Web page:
For seven years, environmentalists have failed to scold, cajole or persuade the Senate and two presidential administrations that the 1997 Kyoto Protocol to reduce greenhouse gas emissions makes environmental or economic sense. With the re-election of George W. Bush to the presidency and election of an even more skeptical majority to the Senate, environmental lobbyists realize the United States will not ratify the climate change treaty any time soon.
As a result, environmentalists, and some state and federal politicians are pushing national and regional initiatives to unilaterally reduce domestic greenhouse gas emissions — none of which would stem the rise of greenhouse gases and all of which would impose significant national or regional costs on consumers, workers and employers.
The leading national initiative comes from Sens. John McCain, Arizona Republican, and Joseph Lieberman, Connecticut Democrat. The dynamic duo are determined to bring their twice previously defeated “Climate Stewardship Act” to a vote once again. The bill would require greenhouse gas reductions from the commercial, industrial, utility and transportation sectors. It would set up a cap and trade system — a cap on total emissions, a government auction of allowances to the affected industries permitting them to emit carbon dioxide, and permission for companies to trade these allowances among themselves. The Climate Stewardship act would require affected economic sectors to reduce emissions to 2000 levels by 2010, and, in one version, to reduce emissions to their 1990 levels by 2016.
What would this mean for the economy? A June 2003 analysis by the U.S. Energy Information Agency found that by 2025 the bill would increase gasoline prices by 40 cents per gallon. The average household would also spend $444 more per year on energy, including a 46 percent rise in electricity rates. And the gross domestic product would decline between $675 billion and $1.63 trillion, in present dollars.
In lieu of federal action, a number of Northeastern states are considering both individual and coordinated policies to limit greenhouse gas emissions. For instance, the “Climate Change Action Plan (CCAP)” was developed as part of a 2001 agreement between New England governors and East Canadian premiers. Greenhouse gas emissions would be cut in three stages: Capping emissions at 1990 levels by 2010 and reducing emissions by 10 percent below 1990 levels by 2020 and by 75 percent to 85 percent of 2000 levels by 2050.
The 11 Northeastern states would be required to cut emissions nearly 30 percent below what they otherwise would have been to meet the CCAP’s 2010 goal, by more than 40 percent to reach the 2020 target, and by more than 90 percent to reach the 2050 goal. Fossil fuel consumption in New England would decline dramatically and every economic sector — transportation, industrial, commercial and residential — would be forced to drastically reduce energy use, imposing substantial costs on participating states.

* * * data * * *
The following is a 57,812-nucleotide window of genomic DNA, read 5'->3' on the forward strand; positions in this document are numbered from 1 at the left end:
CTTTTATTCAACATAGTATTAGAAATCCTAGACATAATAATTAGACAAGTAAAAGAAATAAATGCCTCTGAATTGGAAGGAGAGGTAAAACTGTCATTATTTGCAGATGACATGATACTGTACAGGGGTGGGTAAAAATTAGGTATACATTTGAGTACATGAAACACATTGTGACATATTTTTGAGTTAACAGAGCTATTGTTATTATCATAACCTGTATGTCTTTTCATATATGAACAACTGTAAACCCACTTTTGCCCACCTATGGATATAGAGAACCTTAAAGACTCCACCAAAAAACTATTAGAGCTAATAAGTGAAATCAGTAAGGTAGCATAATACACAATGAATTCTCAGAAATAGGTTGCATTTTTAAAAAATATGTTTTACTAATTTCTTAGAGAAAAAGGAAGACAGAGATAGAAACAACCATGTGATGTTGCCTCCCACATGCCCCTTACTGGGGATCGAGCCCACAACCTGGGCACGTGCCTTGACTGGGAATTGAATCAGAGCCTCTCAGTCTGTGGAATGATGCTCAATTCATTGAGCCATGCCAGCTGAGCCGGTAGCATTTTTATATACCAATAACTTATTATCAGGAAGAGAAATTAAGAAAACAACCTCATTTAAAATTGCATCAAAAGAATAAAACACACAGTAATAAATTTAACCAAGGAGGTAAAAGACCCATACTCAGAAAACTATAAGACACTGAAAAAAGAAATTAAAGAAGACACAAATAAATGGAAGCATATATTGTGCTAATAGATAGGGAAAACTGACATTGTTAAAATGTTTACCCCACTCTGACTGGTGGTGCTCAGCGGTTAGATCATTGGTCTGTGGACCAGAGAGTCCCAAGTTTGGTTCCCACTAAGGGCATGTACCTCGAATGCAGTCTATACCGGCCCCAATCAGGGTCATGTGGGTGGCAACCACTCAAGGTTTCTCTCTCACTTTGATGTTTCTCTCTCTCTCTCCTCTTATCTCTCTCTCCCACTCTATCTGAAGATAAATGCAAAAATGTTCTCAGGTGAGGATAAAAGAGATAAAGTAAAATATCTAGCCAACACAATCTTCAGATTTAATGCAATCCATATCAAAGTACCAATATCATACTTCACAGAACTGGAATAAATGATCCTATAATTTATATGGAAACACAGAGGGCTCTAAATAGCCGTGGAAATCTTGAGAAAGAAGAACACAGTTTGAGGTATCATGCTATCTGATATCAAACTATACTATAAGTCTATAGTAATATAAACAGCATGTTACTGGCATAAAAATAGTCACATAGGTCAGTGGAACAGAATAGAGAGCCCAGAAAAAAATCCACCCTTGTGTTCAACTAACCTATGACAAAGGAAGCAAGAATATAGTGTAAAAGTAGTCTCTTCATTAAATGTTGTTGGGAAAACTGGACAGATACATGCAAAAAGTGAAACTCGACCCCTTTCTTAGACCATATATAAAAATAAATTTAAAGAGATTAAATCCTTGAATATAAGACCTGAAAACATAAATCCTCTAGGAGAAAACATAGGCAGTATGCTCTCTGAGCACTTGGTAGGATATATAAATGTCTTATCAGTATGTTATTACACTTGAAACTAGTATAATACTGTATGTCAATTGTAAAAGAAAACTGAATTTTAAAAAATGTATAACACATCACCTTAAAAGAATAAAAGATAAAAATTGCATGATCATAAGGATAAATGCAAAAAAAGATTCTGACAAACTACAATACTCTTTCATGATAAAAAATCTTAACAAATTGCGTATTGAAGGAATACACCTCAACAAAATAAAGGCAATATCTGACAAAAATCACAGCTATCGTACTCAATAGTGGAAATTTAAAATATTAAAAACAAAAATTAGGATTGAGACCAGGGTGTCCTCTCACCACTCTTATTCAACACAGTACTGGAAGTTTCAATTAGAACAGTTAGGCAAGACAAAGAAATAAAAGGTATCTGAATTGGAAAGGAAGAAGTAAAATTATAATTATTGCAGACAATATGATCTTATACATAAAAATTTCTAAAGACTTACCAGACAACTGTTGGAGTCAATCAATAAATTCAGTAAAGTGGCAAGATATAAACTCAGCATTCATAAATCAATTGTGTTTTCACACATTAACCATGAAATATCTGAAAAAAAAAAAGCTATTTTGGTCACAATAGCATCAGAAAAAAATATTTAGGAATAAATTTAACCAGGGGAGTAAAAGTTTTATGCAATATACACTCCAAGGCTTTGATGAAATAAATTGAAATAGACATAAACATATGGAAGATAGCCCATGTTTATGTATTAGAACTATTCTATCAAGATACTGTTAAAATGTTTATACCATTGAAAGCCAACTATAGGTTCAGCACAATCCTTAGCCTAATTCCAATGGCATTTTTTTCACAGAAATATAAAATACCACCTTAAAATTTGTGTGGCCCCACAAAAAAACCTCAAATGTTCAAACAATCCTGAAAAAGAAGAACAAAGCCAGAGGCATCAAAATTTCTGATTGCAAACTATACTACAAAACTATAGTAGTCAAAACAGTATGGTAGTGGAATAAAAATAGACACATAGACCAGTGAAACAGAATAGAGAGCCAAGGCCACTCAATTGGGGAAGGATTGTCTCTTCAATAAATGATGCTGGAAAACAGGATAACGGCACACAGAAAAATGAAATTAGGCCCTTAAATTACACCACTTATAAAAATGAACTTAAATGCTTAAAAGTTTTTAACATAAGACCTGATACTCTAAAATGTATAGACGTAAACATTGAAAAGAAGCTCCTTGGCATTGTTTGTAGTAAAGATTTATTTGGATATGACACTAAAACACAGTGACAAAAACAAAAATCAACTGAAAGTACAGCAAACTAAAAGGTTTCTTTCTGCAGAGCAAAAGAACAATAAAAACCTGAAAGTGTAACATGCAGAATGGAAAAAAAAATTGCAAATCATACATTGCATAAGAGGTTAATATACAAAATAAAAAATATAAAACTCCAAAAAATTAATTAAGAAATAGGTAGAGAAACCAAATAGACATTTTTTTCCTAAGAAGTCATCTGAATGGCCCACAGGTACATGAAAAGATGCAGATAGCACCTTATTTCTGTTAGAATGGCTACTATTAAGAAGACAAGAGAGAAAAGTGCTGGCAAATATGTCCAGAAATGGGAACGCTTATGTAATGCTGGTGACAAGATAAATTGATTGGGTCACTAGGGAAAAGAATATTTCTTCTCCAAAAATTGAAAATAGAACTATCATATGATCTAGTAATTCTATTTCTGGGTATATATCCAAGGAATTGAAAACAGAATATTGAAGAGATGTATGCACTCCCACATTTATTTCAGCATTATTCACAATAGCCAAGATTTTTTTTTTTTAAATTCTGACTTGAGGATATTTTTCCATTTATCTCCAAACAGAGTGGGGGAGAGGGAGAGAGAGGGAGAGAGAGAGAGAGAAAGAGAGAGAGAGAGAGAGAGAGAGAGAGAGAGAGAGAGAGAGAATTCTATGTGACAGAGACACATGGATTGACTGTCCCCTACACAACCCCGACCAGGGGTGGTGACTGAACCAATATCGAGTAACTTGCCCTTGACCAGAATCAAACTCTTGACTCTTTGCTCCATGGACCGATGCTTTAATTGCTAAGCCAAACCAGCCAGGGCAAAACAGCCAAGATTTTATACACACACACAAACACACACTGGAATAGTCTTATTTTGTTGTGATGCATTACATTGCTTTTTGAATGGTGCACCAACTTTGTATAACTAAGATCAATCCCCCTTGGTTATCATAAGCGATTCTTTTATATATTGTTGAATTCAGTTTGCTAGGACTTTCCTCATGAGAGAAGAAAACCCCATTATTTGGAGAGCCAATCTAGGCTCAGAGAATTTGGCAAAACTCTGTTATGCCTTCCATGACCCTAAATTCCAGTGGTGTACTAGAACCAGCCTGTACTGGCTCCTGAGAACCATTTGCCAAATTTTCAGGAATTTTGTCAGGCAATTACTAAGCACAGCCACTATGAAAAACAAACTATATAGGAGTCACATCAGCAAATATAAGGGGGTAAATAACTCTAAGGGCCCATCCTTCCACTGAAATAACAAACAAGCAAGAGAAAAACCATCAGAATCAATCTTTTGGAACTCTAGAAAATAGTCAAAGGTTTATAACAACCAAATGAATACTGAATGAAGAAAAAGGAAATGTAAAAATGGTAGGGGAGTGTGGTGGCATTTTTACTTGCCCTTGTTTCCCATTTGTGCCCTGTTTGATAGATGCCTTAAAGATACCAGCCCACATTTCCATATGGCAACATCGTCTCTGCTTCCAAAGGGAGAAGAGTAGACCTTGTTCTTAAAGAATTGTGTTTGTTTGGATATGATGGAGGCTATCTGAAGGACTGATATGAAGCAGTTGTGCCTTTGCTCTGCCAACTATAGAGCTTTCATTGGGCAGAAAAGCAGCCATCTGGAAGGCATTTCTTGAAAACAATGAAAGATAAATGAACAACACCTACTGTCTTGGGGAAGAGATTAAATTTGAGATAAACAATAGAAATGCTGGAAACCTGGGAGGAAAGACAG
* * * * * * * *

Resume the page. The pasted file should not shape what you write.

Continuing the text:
Northeast drivers would pay an extra 61 cents per gallon more for gasoline in 2010, and 72 cents more per gallon of gasoline in 2020 under the CCAP. In addition, electricity prices would rise 35 percent and residential natural gas prices by 38 percent by 2010 under the Northeastern State plan. These price rises would have a major effect, cutting consumer spending $3,019 per household and costing about 217,815 jobs by 2020.
These changes will not affect everyone equally, however. According to a 2002 Census Bureau report, the poorest households in the Northeastern states spend 7.8 percent of their income on energy, compared to 4.9 percent from the wealthiest households. Under the CCAP, the poorest Northeasterners would see their energy expenditures rise 3.8 percent to 12 percent of their household budget compared to a 1.9 percent increase for the wealthiest households.
The costs imposed by these proposals might be worth bearing if they would significantly cut the chances of catastrophic climate change, but they wouldn’t. Indeed, according to the National Center for Atmospheric Research, even if all the signatories to the more stringent Kyoto protocol met their greenhouse gas reduction targets, the Earth would be only .07 to 0.19 degrees Celsius cooler than it would without Kyoto. Greenhouse gas concentrations will still rise since fast-growing countries exempt from emissions cuts — like China, India, South Korea, Brazil and Indonesia — will account for as much as 85 percent of the next two decades’ projected increase.
The Kyoto Protocol will be costly and do nothing to prevent global warming — even if it is caused by humans. Proposed domestic actions to reduce greenhouse gas emissions will cost only slightly less than Kyoto, but would do even less to prevent global warming, and therefore merit even less consideration.
H. Sterling Burnett is a senior fellow with the National Center for Policy Analysis.